Rohner was born in Paris in 1913. His uncle, Georges Stugocki, a drawing teacher, very early initiated him to fine arts and contributed to the development of the child’s passionate temper in that direction.
In 1929, he leaves High School in order to compete for the «Galeries» of the Fine Art School of Paris, where he was admitted. A year later, he is accepted as a student at the worshop of Lucien Simon, the same year as Richard Humblot, Jacques Despierre and Henri Jannot. Under the impulse of the art critic Henri Hérault, he became associated with Jannot, Lasne, the Canadian native Alfred Pellant, and Pierre Tal-Coat, to create the movement « Forces Nouvelles», which advocates a return to drawing, a return to some kind of craft aware of the integrity of tradition, involving a fervent contact with nature.
In 1932, his desire for independence leads him to leave the Fine Arts School and to rent a studio with Richard Humblot. He visits Spain and the Netherlands, where he discovers the city of Amsterdam. While serving in the army in Guadeloupe, he decorates the City-Hall of the town of Basse-Terre. In 1940, he is made a war prisoner and interned at Trier, where he decorates the Stalag Chapell. From this work, he will keep « Le Christ aux prisonniers » (« Christ with Prisoners »).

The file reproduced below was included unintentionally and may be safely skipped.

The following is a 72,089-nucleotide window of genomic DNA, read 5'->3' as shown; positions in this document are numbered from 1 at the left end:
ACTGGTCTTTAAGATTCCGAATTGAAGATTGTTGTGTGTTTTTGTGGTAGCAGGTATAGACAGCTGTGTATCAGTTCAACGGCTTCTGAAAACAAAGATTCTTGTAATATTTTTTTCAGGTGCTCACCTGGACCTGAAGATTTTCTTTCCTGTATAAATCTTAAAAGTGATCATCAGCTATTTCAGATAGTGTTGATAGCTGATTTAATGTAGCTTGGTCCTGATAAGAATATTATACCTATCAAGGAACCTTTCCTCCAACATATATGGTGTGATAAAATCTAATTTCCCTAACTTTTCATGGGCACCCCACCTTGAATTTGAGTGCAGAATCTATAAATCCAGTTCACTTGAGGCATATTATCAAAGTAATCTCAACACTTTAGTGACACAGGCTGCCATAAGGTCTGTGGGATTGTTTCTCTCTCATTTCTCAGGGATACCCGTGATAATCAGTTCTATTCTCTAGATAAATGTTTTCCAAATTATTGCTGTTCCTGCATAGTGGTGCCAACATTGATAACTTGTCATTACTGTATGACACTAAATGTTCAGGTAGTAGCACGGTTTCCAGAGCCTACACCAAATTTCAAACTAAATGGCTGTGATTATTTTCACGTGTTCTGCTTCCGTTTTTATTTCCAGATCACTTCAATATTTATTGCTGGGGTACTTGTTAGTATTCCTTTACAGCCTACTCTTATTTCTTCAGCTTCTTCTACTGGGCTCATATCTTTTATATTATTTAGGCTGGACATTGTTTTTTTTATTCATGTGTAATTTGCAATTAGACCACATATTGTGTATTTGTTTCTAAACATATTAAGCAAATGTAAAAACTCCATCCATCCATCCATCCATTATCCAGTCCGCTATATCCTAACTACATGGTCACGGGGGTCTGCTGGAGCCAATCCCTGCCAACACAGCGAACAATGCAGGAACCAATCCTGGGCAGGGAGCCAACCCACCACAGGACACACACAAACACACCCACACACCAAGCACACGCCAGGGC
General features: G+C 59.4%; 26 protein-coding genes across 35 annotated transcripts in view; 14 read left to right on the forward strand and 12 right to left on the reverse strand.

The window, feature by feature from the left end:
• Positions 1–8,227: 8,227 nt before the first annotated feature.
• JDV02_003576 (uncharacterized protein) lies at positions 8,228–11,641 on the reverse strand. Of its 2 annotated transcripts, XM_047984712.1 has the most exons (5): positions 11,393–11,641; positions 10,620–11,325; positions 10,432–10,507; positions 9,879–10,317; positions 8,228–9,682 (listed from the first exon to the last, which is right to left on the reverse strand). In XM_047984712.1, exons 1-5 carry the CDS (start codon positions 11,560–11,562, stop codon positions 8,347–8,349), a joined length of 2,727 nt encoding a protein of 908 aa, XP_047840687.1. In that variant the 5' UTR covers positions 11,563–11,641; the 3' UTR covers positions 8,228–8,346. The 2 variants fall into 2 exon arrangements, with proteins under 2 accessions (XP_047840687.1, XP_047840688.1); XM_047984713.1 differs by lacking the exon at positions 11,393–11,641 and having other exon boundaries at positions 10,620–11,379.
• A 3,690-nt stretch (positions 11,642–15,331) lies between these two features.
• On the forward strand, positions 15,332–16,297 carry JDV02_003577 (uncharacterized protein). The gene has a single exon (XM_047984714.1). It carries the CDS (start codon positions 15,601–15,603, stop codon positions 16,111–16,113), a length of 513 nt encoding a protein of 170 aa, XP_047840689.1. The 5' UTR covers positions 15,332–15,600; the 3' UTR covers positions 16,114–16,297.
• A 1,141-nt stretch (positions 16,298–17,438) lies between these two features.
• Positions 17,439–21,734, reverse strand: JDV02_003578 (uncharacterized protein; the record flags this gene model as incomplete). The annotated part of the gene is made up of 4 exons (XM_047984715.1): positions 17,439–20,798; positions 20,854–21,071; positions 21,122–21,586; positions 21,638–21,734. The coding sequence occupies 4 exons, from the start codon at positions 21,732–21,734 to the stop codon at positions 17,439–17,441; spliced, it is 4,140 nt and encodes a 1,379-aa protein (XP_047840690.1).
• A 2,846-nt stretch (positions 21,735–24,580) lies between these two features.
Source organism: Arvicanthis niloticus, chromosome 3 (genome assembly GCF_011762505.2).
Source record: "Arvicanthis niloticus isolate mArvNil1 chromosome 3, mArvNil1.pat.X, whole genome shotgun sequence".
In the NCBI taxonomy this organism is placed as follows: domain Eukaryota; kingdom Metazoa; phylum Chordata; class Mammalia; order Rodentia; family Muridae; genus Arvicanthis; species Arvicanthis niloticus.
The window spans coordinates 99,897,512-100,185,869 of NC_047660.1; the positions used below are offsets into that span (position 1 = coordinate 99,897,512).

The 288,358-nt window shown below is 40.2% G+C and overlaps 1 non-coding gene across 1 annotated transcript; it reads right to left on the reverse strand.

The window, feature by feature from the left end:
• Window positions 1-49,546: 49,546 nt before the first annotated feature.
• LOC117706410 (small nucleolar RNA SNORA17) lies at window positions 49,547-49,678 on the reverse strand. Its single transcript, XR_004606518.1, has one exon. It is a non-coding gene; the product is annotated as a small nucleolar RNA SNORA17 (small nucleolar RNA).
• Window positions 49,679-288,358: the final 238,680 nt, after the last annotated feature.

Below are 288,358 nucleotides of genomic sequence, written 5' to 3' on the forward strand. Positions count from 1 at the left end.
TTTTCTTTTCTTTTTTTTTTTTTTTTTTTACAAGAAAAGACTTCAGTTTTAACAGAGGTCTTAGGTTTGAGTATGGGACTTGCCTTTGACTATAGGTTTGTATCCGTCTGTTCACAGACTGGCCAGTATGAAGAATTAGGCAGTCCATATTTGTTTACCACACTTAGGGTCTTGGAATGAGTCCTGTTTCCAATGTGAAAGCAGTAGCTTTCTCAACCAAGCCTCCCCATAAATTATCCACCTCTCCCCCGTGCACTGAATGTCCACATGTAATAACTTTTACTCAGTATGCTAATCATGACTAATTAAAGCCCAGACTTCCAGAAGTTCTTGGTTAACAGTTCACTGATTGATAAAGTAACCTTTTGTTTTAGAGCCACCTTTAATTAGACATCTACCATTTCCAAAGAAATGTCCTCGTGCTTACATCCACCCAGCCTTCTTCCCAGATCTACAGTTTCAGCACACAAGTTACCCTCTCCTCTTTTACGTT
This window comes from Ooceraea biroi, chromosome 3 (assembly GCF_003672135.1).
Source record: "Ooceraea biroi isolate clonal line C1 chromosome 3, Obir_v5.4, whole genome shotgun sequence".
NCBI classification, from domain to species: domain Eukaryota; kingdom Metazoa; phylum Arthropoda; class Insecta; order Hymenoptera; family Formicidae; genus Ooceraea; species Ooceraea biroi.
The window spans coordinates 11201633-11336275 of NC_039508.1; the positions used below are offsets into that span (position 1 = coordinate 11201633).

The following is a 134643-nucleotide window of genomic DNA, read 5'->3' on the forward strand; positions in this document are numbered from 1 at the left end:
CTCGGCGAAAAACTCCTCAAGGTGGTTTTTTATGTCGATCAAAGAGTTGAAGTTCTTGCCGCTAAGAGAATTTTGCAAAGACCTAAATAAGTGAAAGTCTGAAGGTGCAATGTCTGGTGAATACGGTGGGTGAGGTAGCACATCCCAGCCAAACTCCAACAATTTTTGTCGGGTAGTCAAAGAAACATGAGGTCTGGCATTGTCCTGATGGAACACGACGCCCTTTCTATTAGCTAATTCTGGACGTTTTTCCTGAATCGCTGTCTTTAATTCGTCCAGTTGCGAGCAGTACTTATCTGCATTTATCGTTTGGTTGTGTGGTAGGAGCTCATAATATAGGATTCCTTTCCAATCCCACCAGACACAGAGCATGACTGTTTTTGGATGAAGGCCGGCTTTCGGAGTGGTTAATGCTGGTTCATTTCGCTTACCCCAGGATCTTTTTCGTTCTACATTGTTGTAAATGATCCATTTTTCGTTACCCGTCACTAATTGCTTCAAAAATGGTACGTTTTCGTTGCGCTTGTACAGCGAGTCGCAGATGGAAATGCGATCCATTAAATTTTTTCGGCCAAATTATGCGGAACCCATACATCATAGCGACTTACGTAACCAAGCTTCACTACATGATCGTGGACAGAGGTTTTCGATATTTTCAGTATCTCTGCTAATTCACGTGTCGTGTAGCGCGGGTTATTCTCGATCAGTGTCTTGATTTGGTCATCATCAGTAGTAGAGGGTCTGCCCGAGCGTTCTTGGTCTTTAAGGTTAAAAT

In 1959, he is posted as an assistant at the Fine Arts School, and awarded the « Légion d’Honneur » (the highest French award). He goes on with his career in 1962 and becomes a drawing and colour professor at the National Superior School of Decorative Arts. In 1963, he receives the «Order of the Arts and Letters Award». In 1963, Georges Rohner is elected at the Fine Arts Academy, where he occupies the seat of Ingres. In 1987, a retrospective of his work is held at the Fine Arts Museum in Quimper.